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Adding a little spice to life

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Sally Nex Sally Nex | 07:00 UK time, Thursday, 16 June 2011

I was at a perfectly ordinary plant fair a couple of years ago, mooching around the stalls and idly wondering whether a Clematis 'Niobe' in full flower and trained onto a 6ft high wigwam would fit into the back of a Renault Clio, when I walked into what I can only describe as a wall of scent.

This wasn't your run-of-the-mill lily-of-the-valley and lavender so beloved of soap-makers and grandmas everywhere, either. This had hints of citrus, and curious earthy woody overtones. There was something with a minty tang, and something else, spicy and rich, with a flavour of nutmeg.

Pelargonium 'Lady Mary'

Pelargonium 'Lady Mary'

It was all coming from a stall I would normally have walked straight past: a nursery specialising in geraniums, more properly known as Pelargoniums. I have far too many blowsy fat red geraniums filling tubs all over my patio already, and I don't even like them that much: they just arrive and I haven't the heart to get rid of them.

But the plants filling the air with their spicy perfumes weren't just any pelargonium: these were scented-leaf pelargoniums. And I was hooked.

I should here issue a health warning: if you buy one scented-leaf geranium you will want every single one you can lay your hands on. You will fall hopelessly and headlong in love with their demure but exquisite charms; once you've tried growing the cinnamon-scented one you'll have to have the one which smells of oranges, and then you'll feel life has no meaning without the chocolate peppermint one. That's it: you're lost.

The charms of scented-leaf types are subtle compared with their bright red cousins. Though there are some with larger flowers - 'Copthorne', for example, or 'Orsett' - they're not my favourites; most have tiny, dainty, dancing flowers which I find far more captivating.

The leaves, too, come in some strange shapes and sizes. Lemon-scented Geranium graveolens 'Bontrosai' has wierd-looking scrunched-up leaves clustered in odd green bubbles, and the wide, plate-like leaves of sprawling pepperminty Pelargonium tomentosum are covered in a soft, velvety fuzz.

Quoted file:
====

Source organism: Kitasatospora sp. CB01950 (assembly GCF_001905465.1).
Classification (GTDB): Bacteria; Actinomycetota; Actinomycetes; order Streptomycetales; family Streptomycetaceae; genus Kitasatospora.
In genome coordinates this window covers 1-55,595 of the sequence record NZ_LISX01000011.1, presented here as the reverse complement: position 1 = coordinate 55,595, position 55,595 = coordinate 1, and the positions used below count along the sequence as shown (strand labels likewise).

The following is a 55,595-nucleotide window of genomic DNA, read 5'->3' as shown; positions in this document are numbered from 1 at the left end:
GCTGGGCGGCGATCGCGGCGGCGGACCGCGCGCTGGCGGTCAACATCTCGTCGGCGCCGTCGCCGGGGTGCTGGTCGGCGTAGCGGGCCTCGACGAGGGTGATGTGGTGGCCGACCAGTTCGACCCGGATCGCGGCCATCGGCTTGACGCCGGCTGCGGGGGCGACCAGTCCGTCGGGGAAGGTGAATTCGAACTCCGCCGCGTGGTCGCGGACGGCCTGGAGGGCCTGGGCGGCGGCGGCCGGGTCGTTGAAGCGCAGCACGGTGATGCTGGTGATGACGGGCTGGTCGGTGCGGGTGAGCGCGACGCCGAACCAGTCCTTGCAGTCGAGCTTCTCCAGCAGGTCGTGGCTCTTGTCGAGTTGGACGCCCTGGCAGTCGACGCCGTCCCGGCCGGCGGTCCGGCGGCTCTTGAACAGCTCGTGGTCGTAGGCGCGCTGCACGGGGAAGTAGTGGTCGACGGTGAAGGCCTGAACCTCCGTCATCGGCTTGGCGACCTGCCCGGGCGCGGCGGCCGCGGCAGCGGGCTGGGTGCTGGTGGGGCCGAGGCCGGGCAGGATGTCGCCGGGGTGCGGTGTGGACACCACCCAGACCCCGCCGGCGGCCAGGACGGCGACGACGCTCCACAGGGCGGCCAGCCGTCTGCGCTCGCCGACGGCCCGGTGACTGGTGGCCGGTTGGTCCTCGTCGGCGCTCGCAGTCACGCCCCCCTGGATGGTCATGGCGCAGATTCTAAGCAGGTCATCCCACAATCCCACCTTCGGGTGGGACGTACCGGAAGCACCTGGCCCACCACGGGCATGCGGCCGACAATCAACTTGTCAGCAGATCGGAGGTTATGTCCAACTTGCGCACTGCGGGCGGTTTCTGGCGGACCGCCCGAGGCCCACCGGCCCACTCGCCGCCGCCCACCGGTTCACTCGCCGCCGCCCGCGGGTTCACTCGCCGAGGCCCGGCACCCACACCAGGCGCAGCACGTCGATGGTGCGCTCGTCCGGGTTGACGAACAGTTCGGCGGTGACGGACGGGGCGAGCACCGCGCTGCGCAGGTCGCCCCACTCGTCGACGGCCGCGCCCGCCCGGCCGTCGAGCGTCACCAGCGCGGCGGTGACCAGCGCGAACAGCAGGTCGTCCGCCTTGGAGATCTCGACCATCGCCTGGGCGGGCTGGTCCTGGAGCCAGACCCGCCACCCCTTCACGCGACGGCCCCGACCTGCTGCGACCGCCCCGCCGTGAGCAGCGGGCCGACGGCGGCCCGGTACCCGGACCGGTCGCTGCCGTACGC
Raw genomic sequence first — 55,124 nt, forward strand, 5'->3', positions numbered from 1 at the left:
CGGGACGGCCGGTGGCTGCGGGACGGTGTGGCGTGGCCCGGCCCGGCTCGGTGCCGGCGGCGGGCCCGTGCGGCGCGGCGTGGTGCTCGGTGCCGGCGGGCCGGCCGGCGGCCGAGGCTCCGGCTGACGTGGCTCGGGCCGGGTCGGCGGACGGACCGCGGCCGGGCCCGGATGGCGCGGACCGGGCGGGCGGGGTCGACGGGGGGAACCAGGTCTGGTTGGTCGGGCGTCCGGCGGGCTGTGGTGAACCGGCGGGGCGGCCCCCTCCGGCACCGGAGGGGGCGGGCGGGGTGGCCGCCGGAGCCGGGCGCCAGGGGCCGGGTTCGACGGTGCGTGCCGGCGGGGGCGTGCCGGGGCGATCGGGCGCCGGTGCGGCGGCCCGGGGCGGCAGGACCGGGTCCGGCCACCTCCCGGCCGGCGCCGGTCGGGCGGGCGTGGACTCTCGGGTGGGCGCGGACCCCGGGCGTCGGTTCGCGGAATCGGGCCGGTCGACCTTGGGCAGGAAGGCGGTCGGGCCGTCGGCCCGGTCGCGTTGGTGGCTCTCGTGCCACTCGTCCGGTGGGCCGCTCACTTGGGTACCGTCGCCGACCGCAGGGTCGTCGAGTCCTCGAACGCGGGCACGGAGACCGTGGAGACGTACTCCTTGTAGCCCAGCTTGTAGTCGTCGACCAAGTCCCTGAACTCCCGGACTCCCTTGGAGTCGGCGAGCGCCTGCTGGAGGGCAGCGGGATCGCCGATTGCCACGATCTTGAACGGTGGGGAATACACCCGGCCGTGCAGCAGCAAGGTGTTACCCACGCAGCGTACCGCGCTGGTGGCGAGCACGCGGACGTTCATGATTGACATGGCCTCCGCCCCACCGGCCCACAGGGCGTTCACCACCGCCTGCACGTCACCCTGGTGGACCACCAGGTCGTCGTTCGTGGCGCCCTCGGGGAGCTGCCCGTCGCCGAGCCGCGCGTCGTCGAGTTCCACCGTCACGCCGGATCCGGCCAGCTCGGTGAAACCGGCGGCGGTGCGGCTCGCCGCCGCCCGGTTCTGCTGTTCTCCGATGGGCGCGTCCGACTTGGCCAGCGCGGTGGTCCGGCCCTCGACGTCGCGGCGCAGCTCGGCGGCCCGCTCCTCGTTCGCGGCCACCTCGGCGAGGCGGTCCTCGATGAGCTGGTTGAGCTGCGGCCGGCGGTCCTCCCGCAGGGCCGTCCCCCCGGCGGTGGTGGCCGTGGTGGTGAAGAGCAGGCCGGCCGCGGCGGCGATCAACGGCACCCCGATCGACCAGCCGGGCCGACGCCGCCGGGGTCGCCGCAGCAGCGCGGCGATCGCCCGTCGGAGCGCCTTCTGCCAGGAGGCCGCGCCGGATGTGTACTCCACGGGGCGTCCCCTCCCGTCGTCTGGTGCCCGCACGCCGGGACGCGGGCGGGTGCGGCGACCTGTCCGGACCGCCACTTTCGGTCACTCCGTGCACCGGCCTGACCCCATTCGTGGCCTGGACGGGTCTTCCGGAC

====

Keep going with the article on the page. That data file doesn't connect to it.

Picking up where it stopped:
But it's the heavy, intensely scented oils those leaves contain which go to your head. They start to evaporate in warm weather, or whenever you brush past them (site them by a path to make sure this happens often), or of course when you pick them. You'll find yourself stock still, breathing deeply, eyes closed, in love.

Plant hunter and botanist John Tradescant brought the first one, said to have been the heartbreakingly delicate Pelargonium triste, to the UK from South Africa in the early 1600s. You can just imagine them sparkling daintily in an Elizabethan herb garden.

pot pourri

And in fact scented-leaf geraniums are technically herbs: you can use those leaves in all sorts of things. They make a generous base for pot pourri and perfumes, bath oils and body oils; or you can lace your food with them for fragrant cookies, home-made sorbets and cream.

And here's a mouthwatering idea: perfume your sugar by alternating layers of sugar and scented geranium leaves in a jar. Seal and place in sunlight for a couple of weeks turning occasionally, sift out the leaves and use your perfumed sugar in biscuits, cakes, on fruit or in teas. Nigella, eat your heart out: this is domestic goddessery of which you can only dream.

Top five scented-leaf geraniums to try:

  • Pelargonium 'Attar of Roses': probably the most popular variety, rightly so, and best for cooking: small, grey-green leaves with a rich and spicy rose scent.
  • P. tomentosum: rather sprawling and lanky, but the leaves are large and velvety-soft with a delicious peppermint scent.
  • P. 'Ardwick Cinnamon': clouds of small white flowers over grey-green leaves and a delicious, spicy cinnamon perfum.
  • P. triste: the first and still among the best. The dainty flowers are bone-china delicate with chocolate-brown daubs on cream petals; the spicy scent is released in the evening.
  • P. 'Prince of Orange': glossy leaves, relatively large flowers in purple-veined pink, and a show-stopping fragrance like a glass of iced orange juice on a hot day.

Sally Nex is a garden writer and blogger and part of the BBC Gardening team.

Comments

  • Comment number 1.

    Traditional uses
    Parts used Traditional uses Contemporary uses Fragrance spice scented leaves Fragrance parts Leaves Fragrance intensity Mild Fragrance category Spicy Dye parts Dye color Is edible no Culinary uses Nutritional value Edible parts Description of edible parts Flavor / texture

    Herbal medicine
    Medicinal properties same as that of Aloe vera Medicinal parts Has medicinal uses no Do not self-administer no Do no use if pregnant no Legally restricted no Toxicity precautions

 

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